I was reading the following example sentence:


My first instinct was to parse this as:


But this led to a slightly non-sensical translation along the lines of 'There are three fathers who are students of doctors.'

Since the true translation was 'There are three students whose fathers are doctors', I assume the sentence must be parsed as:


Does this mean I am wrong to automatically separate NのN constructions as having a 'priority' over other types of constructions (such as NがN)? Is it best to assume no 'stronger' relationship and to just parse a sentence into whatever makes the most contextual sense?

Or is it parsed as the second way because of the relative clause, thus making this NのN equivalent to NがN to make:


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    I find the point of the two threads are different: the other one is about の vs である only. This OP is having trouble parsing the sentence.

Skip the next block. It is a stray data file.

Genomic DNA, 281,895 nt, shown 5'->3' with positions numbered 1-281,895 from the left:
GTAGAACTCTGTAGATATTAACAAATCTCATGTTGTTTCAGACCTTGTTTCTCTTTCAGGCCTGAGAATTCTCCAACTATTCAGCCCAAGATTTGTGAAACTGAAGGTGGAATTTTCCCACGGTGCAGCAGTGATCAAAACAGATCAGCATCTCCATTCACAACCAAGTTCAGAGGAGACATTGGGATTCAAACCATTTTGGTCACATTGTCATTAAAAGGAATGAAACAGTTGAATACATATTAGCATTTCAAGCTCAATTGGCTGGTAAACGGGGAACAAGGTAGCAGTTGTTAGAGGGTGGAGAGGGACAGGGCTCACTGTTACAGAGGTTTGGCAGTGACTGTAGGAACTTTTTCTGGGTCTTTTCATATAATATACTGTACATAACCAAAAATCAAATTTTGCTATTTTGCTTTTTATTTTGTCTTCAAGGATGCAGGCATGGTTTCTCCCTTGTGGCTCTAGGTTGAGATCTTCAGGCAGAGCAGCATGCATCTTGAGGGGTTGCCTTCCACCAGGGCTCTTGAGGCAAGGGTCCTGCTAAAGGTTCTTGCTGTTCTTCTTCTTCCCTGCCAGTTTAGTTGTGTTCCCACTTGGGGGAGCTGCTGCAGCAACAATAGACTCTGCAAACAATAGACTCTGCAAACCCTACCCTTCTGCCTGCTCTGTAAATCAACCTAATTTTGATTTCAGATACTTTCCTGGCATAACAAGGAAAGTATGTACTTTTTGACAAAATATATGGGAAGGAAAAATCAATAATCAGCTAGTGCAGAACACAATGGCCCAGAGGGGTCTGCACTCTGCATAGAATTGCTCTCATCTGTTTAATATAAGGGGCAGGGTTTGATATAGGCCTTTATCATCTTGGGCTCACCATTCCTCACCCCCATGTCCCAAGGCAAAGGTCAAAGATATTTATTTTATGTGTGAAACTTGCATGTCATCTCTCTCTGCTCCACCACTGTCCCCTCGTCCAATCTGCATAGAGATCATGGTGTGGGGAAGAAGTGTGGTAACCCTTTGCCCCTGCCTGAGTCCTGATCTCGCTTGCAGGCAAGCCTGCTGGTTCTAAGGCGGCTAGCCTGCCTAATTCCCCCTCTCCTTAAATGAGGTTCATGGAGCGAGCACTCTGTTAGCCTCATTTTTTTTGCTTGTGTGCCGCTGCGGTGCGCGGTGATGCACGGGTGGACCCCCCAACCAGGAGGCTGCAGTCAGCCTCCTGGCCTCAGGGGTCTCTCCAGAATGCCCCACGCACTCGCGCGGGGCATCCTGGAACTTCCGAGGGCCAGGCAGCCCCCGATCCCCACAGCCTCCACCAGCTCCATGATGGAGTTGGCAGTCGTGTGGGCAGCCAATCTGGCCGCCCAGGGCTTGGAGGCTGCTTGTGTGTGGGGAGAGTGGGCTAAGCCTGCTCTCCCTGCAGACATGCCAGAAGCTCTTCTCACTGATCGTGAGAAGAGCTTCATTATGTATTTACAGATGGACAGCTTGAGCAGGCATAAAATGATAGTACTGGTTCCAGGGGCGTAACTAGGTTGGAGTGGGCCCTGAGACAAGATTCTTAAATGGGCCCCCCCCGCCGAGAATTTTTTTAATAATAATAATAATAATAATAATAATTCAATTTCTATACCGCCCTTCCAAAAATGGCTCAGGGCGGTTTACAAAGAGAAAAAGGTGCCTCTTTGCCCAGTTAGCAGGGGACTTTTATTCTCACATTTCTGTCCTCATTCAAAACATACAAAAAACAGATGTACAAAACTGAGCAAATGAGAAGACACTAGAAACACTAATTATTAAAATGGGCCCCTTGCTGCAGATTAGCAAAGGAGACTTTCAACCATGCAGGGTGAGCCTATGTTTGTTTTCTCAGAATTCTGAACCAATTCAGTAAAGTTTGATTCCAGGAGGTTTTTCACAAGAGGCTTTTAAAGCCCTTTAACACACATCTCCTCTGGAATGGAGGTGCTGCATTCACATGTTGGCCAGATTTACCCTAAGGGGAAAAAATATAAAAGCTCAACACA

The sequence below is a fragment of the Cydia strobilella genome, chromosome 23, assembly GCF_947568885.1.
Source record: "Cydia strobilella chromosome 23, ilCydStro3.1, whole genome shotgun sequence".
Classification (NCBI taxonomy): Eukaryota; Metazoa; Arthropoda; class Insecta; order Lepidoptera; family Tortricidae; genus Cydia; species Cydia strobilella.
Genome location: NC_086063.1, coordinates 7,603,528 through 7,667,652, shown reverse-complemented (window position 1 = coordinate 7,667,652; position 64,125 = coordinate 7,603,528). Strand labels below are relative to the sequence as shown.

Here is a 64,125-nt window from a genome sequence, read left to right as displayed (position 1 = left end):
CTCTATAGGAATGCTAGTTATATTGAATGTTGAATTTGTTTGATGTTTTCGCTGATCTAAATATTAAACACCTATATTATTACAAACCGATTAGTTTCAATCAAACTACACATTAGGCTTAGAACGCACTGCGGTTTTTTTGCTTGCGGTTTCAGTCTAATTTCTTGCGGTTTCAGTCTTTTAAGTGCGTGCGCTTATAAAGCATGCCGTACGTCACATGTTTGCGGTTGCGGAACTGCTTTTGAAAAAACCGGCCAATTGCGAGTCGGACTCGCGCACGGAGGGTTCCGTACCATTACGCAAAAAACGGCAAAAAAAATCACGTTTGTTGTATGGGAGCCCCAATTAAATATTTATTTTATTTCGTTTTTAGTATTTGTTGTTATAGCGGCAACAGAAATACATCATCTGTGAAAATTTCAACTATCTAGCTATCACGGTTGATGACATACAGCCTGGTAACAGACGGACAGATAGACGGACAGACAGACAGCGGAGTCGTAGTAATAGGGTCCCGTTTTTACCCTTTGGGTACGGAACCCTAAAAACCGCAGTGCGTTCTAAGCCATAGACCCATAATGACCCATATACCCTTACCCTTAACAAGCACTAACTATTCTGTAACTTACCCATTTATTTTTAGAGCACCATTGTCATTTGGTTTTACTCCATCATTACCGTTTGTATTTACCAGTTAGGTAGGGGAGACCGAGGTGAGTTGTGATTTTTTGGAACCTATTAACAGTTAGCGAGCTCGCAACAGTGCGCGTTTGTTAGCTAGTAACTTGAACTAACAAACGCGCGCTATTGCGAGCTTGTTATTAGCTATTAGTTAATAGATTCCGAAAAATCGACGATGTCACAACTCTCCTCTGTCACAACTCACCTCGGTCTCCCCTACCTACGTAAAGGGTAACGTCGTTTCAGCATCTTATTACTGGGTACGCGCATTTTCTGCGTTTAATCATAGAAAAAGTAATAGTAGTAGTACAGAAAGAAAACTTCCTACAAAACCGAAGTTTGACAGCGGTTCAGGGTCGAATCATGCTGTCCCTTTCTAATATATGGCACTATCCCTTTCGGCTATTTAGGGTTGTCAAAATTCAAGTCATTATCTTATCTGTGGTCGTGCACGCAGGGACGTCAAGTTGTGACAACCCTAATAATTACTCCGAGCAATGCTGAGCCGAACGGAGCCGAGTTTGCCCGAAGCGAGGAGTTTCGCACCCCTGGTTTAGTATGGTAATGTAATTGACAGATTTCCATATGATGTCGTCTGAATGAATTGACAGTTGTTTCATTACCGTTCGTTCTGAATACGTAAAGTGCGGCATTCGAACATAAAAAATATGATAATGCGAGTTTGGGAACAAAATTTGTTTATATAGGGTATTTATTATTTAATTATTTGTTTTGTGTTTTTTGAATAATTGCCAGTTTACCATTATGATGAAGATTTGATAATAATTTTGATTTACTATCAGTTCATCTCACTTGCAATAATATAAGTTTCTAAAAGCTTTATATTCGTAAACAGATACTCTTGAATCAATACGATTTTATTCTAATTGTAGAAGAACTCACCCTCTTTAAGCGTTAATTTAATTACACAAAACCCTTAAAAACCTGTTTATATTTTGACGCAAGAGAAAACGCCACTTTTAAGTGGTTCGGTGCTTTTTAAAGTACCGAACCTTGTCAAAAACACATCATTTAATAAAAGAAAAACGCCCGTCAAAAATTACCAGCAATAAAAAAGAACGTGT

– karlalou
    Jul 19, 2017 at 17:17
  • @Noktis > parse a sentence into whatever makes the most contextual sense? I say that is a good start to see a sentence. We can't generalize anything just looking at a few sentences. I don't know what you mean by NがN. が is another topic marker, which does not necessarily to indicate the action maker but can be to indicate the object of the verb, but so, anyway it's always expected to be followed by a verb. I think I naturally expect the words before は to be the subject of います, and... anyway you can't switch this の to が here, because -- it doesn't have a verb for it. 医者が here doesn't work.
    – karlalou
    Jul 19, 2017 at 19:03
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    This page says that the particle の can be used as if it were an attributive form of the copula だ. This probably explains why "AがBのC" is possible and means the same thing as "AがBであるC" even though の is not a verb.
    – naruto
    Jul 19, 2017 at 19:30


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